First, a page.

Tuesday, May 4, 2010

Day 14: Exploring Damascus on Our Own

Because of the excellent tour yesterday and a pretty good map of the city, we felt comfortable setting out on our own. Our first stop was the scarf shop, The Silk Road, in the handicraft market we had visited briefly yesterday. We were charmed by the young fellow selling such beautiful fabrics and demonstrating his weaving skills on an old Jacquard loom for which he had more than 150 key-card patterns. We looked through his gorgeous selection of scarves and decided that we were going to incorporate more style and pizzazz into our pretty conventional attires by wrapping beautifully soft and vibrantly colored pieces of cloth around our necks. We ended up buying some beauties. And then we set off toward the Old City.

On our way we found that walking across busy streets can be quite a challenge. While there are traffic lights and even some pedestrian crossing lights and way more traffic cops swinging batons than you would see in most countries, the traffic is chaotic. We developed a strategy: we position ourselves behind or next to two or more people crossing the busy street and stay behind them, without looking at the oncoming traffic, until we reach the other side. It seems to work. We are still alive to tell the tale.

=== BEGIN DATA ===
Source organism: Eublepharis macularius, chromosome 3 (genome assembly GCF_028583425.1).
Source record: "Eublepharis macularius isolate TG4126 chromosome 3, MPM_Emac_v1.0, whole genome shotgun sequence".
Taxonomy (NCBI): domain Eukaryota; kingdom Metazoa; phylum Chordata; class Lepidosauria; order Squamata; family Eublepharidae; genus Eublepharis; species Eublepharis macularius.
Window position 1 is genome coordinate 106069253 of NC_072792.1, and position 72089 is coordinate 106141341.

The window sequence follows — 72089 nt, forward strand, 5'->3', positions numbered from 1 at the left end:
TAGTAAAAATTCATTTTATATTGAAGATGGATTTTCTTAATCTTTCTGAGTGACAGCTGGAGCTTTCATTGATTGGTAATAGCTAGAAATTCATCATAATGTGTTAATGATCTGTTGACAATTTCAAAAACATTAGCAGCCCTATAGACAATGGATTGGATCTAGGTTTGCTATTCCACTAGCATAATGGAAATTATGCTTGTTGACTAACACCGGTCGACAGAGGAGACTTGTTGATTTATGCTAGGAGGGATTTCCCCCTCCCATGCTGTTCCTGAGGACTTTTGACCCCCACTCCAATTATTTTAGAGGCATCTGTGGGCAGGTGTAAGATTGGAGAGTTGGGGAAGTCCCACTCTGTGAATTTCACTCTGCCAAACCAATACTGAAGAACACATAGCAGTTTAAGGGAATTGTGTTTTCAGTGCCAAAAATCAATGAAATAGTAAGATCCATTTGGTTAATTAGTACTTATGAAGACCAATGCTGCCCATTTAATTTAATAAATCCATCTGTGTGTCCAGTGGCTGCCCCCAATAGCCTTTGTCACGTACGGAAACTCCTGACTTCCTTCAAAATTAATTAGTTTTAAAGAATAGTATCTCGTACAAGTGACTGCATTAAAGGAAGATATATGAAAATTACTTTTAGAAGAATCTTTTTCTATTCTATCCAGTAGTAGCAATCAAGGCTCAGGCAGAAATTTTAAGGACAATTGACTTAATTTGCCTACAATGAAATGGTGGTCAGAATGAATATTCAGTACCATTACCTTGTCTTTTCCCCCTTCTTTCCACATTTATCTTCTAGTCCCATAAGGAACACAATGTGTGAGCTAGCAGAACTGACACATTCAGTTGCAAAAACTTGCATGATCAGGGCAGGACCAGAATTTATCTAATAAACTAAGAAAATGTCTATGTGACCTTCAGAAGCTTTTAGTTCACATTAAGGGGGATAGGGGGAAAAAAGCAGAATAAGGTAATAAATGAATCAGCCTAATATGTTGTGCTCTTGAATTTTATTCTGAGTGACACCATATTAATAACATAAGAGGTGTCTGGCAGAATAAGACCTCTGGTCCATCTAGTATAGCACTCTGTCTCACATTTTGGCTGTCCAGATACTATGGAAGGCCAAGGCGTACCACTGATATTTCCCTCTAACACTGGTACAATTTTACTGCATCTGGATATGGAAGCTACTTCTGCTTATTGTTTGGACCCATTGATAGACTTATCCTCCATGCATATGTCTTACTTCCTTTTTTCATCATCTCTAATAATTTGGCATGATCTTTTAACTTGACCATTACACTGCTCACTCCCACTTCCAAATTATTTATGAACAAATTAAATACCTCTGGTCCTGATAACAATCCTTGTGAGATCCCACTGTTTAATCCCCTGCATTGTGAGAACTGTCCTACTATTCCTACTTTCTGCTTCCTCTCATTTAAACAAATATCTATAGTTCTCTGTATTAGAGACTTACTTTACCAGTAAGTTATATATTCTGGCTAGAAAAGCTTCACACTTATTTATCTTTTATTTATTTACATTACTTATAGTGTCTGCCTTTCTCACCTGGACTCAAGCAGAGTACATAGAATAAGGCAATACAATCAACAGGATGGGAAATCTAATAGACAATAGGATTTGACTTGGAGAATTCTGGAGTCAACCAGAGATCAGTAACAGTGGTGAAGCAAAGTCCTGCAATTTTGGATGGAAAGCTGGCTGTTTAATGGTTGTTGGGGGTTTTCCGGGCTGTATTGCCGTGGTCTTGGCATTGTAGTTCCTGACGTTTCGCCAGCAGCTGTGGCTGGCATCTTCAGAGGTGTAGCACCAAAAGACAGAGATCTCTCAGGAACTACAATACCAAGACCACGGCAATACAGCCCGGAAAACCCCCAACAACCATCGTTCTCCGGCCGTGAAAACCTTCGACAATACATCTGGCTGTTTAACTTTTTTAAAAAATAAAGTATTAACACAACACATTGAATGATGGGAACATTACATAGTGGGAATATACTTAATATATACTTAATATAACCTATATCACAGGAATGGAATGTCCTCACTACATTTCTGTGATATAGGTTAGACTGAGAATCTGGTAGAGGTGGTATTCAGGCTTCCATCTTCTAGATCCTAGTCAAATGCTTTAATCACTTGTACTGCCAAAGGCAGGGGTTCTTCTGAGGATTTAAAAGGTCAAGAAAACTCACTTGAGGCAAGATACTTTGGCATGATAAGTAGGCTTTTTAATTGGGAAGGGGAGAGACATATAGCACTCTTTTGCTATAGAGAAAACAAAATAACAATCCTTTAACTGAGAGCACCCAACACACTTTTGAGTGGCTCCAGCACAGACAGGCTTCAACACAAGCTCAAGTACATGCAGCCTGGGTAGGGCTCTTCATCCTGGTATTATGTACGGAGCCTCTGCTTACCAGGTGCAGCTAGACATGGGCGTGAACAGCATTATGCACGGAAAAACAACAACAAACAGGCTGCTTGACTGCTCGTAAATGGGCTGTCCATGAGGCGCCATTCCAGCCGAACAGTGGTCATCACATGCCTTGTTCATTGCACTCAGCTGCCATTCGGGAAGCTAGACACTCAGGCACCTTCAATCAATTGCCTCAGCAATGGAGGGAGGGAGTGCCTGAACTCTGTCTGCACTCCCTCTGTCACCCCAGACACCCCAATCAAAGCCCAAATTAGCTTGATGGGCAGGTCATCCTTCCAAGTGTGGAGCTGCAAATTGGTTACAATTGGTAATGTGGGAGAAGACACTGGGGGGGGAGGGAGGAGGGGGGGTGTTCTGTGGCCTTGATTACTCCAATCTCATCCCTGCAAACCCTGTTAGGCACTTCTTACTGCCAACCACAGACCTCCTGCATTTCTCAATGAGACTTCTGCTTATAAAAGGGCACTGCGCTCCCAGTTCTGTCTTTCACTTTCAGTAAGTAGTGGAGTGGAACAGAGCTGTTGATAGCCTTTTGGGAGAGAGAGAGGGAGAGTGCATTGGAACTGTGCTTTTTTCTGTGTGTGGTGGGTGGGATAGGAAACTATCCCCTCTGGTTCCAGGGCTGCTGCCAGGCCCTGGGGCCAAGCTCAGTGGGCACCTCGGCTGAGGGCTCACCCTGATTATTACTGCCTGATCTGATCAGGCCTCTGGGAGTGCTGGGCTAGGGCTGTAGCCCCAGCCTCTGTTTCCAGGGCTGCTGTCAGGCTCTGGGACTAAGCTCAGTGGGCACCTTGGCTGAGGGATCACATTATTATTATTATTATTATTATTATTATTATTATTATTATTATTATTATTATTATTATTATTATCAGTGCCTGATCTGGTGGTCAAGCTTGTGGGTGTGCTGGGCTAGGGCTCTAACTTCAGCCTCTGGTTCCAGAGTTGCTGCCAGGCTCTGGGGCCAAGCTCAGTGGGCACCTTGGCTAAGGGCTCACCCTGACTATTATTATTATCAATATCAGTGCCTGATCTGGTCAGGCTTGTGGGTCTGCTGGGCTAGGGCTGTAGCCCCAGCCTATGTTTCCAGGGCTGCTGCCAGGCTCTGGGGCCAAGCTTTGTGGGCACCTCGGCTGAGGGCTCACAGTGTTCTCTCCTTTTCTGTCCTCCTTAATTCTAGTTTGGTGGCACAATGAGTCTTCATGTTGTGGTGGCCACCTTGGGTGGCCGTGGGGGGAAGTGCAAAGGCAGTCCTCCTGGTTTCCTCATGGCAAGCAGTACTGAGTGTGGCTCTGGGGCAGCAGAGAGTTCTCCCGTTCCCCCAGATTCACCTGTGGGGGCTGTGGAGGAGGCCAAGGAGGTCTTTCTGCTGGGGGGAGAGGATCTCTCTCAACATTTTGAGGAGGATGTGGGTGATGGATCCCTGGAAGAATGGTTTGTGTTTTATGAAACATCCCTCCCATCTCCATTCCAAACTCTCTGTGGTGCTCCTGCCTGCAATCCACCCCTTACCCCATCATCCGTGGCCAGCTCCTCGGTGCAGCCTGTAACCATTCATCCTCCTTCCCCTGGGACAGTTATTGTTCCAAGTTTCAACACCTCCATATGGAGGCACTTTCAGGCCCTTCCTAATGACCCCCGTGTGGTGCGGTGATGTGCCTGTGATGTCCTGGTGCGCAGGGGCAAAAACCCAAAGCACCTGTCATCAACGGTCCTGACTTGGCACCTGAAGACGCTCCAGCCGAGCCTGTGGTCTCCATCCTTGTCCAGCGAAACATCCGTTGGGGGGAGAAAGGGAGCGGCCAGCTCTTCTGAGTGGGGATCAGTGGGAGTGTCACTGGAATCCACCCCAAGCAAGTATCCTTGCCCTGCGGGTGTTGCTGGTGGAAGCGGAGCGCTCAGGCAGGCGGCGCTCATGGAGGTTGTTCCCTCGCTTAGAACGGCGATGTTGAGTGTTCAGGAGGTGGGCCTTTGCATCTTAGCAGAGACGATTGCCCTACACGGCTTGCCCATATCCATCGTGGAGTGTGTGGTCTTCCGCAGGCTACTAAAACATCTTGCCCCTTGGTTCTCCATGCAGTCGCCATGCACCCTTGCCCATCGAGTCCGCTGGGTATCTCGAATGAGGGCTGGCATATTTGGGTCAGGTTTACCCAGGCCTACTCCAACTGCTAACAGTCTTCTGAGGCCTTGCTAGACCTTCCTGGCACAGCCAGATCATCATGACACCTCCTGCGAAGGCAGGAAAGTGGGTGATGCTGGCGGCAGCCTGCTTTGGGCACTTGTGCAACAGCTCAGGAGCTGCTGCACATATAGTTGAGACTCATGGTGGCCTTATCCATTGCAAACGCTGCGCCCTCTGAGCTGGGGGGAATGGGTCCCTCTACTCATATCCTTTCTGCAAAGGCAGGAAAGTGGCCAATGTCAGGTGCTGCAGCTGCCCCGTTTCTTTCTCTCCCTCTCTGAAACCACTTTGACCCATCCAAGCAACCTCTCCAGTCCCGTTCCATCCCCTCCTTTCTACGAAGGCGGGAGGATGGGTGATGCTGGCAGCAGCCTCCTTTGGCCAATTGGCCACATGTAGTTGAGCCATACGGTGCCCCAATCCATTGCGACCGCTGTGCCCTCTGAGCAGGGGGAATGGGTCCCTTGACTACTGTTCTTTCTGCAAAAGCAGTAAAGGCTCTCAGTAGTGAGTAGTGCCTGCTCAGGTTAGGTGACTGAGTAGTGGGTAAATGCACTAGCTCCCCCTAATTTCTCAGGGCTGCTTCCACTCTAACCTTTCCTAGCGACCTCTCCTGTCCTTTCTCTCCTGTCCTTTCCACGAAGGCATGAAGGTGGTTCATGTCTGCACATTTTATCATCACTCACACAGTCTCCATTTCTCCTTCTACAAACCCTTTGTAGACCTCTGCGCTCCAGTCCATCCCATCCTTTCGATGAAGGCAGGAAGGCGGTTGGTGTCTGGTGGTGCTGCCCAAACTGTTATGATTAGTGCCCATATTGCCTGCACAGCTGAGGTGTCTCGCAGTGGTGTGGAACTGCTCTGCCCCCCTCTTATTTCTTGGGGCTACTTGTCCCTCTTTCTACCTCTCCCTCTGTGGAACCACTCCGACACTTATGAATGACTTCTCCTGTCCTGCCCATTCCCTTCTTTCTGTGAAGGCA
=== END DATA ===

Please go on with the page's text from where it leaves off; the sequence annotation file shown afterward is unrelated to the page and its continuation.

The Christian Quarter was our destination. We had both found it so calm and quieting yesterday and wanted to have a little taste of it again. What we hadn’t realized that being Sunday many of the shops were shuttered. But it really didn’t matter. We found the Hotel Talisman where Sam Barnes and our dear friend Rivka stayed on their trip last fall. We wish we could have stayed in the Jewish or Christian quarters of the old city but Katherine’s work here didn’t allow us that choice. We had lunch, wandered around at a leisurely pace, poking our heads into deserted ateliers, and ultimately headed back to our hotel, feeling quite proud of ourselves for negotiating the crowds, the traffic, and a new city.

We ate dinner at a fish restaurant called Al Yam, close to the hotel. It was splendid. Four of us started out with the usual hummus, eggplant dip, fattoush, pickles, and the rest. But then the show began. Silvia chose our fish: a beautiful large red snapper.
It was whisked to the kitchen, cooked encrusted in salt, and returned to the table for our inspection. We applauded.
I followed the crew into the kitchen and watched as the chef broke the crust with the side of his knife, gradually revealing the beautiful fish underneath.
The fish, without its salt robe, was presented to our table and again whisked away to be deboned.
The taste of the fish was so subtle and fresh, with just a touch of tahini with lemon and herbs and a lovely rice pilaf. The staff was justifiably proud and we were delighted.

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